On page 63 the WHO states (the numbers in the quote are line numbers for that page) “PFOA exposure is associated with clear 23 evidence of carcinogenic activity in male rats based on the increased incidence of liver 24 adenomas and pancreatic acinar cell tumours.” It is therefore not possible using current evidence 25 to exclude PFOA as a human carcinogen”.  This wording reflects the US EPA’s 2016 position; more recent human and animal studies lead the US EPA to conclude that PFOA is a more potent carcinogen than previously thought.

I am not enough of a health scientist to know or provide a meaningful analysis on the health aspects of the document other than the superficial one I just provided pointing out the WHO is using older science. Normally in the debate between epidemiology and toxicology, toxicology points to a more dangerous substance than the epidemiological studies.  Here, due to the preferred analysis by these organizations it appears to be flip flopped.  I would personally prefer to err on the side of caution; especially since drinking water according to the UN is a fundamental human right.

Why I submitted comments to the WHO

Simply put the WHO generally listens if you have a well thought out valid point which conforms to their purpose.  During their last request for comment I (and probably quite a few other people) made quite a few recommendations which were incorporated into this draft document.  For example, I recommended they:

  1. Take into account Xiao’s paper which shows that PFAS can be generated during advanced oxidation processes.  This also changed their practical considerations on monitoring so was quite a substantial change to the document.
  2. Take out the octanol water partitioning coefficient (Kow) from their table of physicochemical properties because PFOA and PFOS are both hydro- and lithophobic so bifurcate into its own layer between octanol and water. Although some people report values, these values are not reflective of the ground truth since the standard test was not designed for that type of material.  They also changed some of the other values such as the boiling point and melting point because the predicted range was larger than the experimental range.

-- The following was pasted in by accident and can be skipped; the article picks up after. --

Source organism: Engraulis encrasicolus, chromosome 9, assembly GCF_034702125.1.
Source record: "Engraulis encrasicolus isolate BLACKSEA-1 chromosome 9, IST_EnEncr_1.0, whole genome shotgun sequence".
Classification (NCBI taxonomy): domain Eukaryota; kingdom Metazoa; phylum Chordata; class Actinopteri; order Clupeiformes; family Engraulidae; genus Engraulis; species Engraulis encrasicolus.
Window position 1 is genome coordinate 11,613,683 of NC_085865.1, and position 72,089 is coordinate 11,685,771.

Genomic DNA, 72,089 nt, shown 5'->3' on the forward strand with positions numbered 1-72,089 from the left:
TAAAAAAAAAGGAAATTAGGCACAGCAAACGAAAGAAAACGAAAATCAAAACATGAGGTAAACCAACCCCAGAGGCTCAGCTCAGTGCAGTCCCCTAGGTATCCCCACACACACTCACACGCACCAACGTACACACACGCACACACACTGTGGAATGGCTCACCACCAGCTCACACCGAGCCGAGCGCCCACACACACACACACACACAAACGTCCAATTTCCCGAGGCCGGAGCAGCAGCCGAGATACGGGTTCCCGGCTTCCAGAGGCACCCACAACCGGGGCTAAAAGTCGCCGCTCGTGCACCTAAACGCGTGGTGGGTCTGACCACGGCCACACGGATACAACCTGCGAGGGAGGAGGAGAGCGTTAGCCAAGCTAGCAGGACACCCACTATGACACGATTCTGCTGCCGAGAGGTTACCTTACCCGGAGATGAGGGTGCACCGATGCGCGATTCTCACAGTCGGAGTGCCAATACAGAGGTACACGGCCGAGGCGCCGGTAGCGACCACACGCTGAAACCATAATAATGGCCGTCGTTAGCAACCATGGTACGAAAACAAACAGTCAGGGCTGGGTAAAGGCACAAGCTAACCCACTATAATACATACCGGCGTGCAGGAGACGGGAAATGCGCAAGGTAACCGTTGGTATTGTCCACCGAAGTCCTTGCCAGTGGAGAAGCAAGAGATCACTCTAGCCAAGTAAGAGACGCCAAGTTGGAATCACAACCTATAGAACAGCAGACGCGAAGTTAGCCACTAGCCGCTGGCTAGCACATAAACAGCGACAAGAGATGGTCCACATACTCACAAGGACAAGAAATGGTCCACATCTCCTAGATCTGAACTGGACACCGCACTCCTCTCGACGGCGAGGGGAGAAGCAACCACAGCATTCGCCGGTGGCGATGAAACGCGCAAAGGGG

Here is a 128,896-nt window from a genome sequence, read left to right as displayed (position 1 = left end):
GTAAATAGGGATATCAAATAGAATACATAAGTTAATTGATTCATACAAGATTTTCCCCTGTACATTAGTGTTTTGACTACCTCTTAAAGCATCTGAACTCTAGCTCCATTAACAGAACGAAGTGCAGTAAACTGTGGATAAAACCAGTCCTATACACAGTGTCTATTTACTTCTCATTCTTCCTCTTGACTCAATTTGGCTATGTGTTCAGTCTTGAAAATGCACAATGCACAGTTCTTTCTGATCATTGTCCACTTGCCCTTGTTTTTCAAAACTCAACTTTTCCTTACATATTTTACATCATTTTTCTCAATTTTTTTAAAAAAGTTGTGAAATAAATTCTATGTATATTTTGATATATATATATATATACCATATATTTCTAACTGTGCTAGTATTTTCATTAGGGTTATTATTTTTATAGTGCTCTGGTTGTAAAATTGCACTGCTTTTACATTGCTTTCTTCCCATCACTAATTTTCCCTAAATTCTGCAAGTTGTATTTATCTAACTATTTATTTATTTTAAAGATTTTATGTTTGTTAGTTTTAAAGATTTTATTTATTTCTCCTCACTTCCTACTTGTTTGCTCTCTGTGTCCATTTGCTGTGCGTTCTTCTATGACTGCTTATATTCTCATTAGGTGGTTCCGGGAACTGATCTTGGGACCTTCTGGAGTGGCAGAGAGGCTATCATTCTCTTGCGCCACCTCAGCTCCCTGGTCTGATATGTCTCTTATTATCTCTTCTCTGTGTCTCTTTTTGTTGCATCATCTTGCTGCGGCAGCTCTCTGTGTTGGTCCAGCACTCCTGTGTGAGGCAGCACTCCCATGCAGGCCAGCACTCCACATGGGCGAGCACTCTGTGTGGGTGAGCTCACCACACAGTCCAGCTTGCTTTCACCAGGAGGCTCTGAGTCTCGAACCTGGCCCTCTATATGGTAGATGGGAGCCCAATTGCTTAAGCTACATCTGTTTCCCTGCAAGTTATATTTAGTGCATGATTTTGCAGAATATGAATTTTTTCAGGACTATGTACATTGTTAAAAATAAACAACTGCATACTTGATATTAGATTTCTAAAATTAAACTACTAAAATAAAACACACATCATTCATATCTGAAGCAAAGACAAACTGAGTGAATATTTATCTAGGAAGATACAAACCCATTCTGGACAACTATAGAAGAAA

3. Specify that anion exchange deals with anionic PFAS since there are cationic and neutral PFAS so there were some changes to those sections as a result.
  4. Drop the “s” from the PFAS acronym for plurals because a substance cannot simultaneously be per- and polyfluorinated so the plural is already implied.
  5. Use the OECD definition of PFAS which they updated.
  6. Use updates I provided on page 71 about characterizing EPA methods 533 and 537.1

One of my comments was almost incorporated word for word on page 74 related to chain length and functional group removal efficacy; a conclusion I partially took from this Sörengård et al. paper.

Previous comments which were not accepted

Not all my previous comments were accepted.  This goes to reflect that two people can look at the same data and draw different conclusions. Especially when the topic is a matter of policy there is often no “correct” answer although there are often clear cut “incorrect” answers. I am going to use this section to highlight some of the comments I made which were rejected, why I made those comments, and potentially the reason why the comment was rejected.  

  • I recommended against using percent removal as a characterization of process efficiency. You can think of properly designed granular activated carbon or anion exchange beds as towels wiping up liquid (contaminant).  When the towel is dry and the spill is small it picks up all of it quickly.  A wet towel mopping up a large spill may not clean everything or may not clean it quickly. Try and keep that analogy in mind for a contactor.  The photo below shows one mode for thinking of breakthrough.  Better ways to characterize the efficiency are to use media usage rate or bed life.  I believe that the WHO used percent removal because it makes it easier to compare to membrane filtration although again, I disagree with this characterization.
A schema of how breakthrough occurs in soprtive processes
This diagram shows one way of thinking about breakthrough although it is one of two main conceptual processes currently in the vouge.